28 Apr
5:12 AM

By Abdalrahim Alfarra – Edited By Murad Qubbaj: I was born in the occupied Gaza Strip, in 1993. That same year, my family moved to the United Arab Emirates, where I completed all my school grades, from primary to secondary school. In 2011, I went back to the Gaza Strip and got enrolled in a local university.  Since then, a new chapter of my life has been opened, in which I have experienced unprecedented limits of misery and tragedy – the least of which is witnessing death and fear on a daily basis.

I am writing, today, trying to tell the world how our life in Gaza can be seen in the eyes of a young person living this experience. It is worth mentioning, here, that this is my first attempt to write such an article.

The blockade of Gaza, imposed by Israeli occupation authorities and the Egyptian regime, is a suffocating siege that we, the youth of Gaza, have had nothing to do with. For more than a decade, this blockade has been affecting all aspects of our life.

It is an ongoing dilemma we face every day.  It is getting worse and worse every day, with no sign of hope. It creates hardships for every single resident, impacting every part of everyone’s life.

At the very first moment of my arrival in Gaza, the electricity cuts were the first shocking thing to witness. I had no choice but to change my lifestyle. Spending my childhood in a place where such power cuts are very rare, it felt really pathetic to see myself doing my homework and projects under the lights of simple candles.

At some point, some neighbors considered me to be lucky because of the generator my family had. However,  this apparent  ‘luxury’ is rendered useless when there is no available fuel to buy, or when backup batteries are drained. Soon, darkness becomes another dictator to dominate our life – stop studying; stop everything.

Things bother me. My mother is depriving herself of sleep; racing against time to exploit the few hours of electricity to complete as much of the accumulated household chores as possible. She sometimes gets up at dawn to wash clothes and do all the other tasks that require a source of power.

A refrigerator with food in it became a luxury of the past. We are now forced to buy our food on the spot!  Something that is not easy in a place like Gaza.

The electricity crisis has other negative impacts on the youth. Aside from hindering our studies, it also isolates us from the outside world and leaves us with deep feelings of boredom.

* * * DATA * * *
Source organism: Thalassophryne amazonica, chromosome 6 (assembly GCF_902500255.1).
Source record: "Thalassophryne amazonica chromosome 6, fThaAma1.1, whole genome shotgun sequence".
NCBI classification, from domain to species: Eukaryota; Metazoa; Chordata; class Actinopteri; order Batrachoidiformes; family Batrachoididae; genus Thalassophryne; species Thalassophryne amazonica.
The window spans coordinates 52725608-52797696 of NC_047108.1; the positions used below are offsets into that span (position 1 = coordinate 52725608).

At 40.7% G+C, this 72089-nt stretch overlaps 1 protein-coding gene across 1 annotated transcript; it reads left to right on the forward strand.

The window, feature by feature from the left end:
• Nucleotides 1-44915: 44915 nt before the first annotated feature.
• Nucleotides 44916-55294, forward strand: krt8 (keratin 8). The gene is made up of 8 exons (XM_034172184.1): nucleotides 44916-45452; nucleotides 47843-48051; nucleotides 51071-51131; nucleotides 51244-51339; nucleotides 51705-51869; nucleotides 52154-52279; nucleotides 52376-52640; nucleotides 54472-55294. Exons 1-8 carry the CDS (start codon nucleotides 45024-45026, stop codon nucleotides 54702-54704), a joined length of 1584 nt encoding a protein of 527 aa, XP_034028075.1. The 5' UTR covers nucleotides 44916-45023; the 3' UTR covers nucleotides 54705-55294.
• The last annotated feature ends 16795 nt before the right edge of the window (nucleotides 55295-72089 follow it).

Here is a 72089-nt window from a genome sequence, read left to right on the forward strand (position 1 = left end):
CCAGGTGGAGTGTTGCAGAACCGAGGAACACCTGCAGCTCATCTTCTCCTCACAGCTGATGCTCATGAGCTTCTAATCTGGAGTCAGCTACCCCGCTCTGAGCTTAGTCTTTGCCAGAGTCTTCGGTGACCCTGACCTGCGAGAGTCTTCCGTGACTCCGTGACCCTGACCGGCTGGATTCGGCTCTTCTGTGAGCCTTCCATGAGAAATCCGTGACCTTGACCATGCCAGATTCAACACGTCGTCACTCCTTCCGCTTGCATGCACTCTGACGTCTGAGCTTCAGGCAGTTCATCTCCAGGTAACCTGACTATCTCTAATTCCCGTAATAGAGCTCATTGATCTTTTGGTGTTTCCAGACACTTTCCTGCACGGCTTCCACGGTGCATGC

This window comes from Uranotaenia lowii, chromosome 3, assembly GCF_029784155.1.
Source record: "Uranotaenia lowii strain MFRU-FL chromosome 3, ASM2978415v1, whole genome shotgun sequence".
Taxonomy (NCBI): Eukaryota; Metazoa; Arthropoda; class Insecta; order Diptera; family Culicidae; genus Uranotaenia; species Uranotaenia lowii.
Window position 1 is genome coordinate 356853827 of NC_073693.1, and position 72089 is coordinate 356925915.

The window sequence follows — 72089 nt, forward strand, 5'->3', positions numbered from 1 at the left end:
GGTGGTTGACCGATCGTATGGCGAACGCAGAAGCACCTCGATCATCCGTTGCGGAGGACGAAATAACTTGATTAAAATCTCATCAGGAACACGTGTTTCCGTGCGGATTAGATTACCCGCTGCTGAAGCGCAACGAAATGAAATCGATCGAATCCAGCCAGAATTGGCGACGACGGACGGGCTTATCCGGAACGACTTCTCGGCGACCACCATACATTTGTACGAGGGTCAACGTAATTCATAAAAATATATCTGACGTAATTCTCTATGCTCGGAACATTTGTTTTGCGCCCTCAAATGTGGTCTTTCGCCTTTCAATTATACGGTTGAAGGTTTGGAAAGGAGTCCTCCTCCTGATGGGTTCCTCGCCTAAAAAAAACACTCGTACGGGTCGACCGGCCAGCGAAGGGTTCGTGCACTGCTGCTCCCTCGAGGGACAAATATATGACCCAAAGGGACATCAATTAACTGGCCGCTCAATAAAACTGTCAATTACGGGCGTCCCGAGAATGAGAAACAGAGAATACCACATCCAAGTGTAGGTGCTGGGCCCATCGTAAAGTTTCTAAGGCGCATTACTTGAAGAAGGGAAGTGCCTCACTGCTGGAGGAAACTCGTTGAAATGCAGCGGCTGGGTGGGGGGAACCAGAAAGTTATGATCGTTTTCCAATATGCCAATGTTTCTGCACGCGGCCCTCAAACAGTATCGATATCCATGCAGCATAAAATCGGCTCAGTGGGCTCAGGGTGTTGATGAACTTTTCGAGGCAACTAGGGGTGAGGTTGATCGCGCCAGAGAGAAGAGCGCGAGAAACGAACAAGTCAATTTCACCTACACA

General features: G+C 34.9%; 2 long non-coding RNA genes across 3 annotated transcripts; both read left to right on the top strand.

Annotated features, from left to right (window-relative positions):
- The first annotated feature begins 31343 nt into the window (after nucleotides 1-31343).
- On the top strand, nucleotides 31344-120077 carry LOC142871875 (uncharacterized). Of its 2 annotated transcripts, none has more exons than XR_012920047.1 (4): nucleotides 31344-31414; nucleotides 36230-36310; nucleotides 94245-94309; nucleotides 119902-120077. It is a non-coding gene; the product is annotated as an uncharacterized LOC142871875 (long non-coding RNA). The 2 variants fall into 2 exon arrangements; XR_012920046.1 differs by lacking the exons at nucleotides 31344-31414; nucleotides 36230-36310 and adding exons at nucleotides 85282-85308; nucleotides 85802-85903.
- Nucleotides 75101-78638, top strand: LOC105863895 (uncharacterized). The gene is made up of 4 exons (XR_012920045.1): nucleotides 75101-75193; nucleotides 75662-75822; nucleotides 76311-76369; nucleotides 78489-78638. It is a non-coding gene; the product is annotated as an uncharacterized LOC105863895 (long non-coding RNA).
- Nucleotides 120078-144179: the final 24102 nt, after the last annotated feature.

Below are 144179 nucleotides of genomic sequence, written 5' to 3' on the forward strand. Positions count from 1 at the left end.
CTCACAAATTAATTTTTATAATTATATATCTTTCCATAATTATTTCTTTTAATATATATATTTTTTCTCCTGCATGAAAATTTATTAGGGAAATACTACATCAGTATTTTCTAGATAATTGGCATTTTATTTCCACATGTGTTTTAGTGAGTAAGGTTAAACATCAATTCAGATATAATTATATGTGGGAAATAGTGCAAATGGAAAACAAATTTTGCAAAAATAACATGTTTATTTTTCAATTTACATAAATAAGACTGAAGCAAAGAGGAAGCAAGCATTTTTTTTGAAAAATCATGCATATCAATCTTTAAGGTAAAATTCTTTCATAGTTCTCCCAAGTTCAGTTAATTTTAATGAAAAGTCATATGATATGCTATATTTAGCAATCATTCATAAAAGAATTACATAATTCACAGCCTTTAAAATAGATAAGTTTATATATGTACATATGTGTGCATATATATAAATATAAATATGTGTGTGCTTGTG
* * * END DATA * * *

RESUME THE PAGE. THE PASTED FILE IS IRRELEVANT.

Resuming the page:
This suffering is doubled when we must endure Israel’s attacks, because then, we might have to survive without any electricity at all for two or three days, and sometimes for over a week!

It is difficult to convey exactly how the lack of electricity impacts our lives, so I ask you, the international community, this: “Can you imagine living your life with only four hours of electricity each day? Imagine yourself isolated from the rest of the world for over a week, terrified; expecting to die at any moment” — for this is how my life is.

The opportunity to pursue your studies abroad, and to benefit from scholarships, becomes impossible under this siege and the travel ban.

A friend of mine, who managed to be awarded a scholarship in Germany, told me that she could not get the permits she needed in order to travel. She lost her dream opportunity!  She is not alone: so many young students are banned from traveling abroad to pursue their education — there are tens of thousands of students waiting to study abroad.

Imagine this: My friend Jamal Jabir wishes to travel outside of Gaza just for simple things. “I really want to travel, not because the outside world is prettier than Gaza, but because I have exhausted the beauty here.” He went on: “I have never seen a lake or a river during my entire life. I have never seen a Bugatti, Lamborghini, or Ferrari, and I have never been on a train. I only see them in pictures on the internet. I really want to see what they look like in the real life.” Does this tell you anything? Just imagine that the ultimate dream of a teenager is not to own a Ferrari, but to see one driving around!

One of my fellow students, Mustafa Abu Batnain, once asked: “Does this world understand that I cannot visit another city in the same country? How could this happen in today’s world?” I have heard a lot about Europeans being able to move freely from one country to another without being stopped at any checkpoint! Could you imagine that